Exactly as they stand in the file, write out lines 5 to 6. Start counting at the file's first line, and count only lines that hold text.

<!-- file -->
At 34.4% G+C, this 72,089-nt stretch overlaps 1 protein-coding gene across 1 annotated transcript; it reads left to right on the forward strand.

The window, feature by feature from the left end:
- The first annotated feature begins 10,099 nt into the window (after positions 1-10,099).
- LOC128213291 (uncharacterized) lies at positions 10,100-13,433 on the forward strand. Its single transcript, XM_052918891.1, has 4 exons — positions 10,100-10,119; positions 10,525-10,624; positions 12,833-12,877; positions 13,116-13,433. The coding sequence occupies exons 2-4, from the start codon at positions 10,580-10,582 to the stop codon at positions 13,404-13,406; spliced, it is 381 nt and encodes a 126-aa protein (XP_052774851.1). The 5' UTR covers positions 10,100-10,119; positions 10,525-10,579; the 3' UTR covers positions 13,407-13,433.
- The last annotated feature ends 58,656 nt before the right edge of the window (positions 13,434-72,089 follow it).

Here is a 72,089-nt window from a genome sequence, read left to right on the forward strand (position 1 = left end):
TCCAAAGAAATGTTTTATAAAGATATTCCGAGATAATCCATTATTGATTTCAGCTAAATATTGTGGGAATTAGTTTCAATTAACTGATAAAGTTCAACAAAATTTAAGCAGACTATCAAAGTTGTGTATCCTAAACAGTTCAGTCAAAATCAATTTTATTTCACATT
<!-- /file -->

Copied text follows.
- The last annotated feature ends 58,656 nt before the right edge of the window (positions 13,434-72,089 follow it).

Here is a 72,089-nt window from a genome sequence, read left to right on the forward strand (position 1 = left end):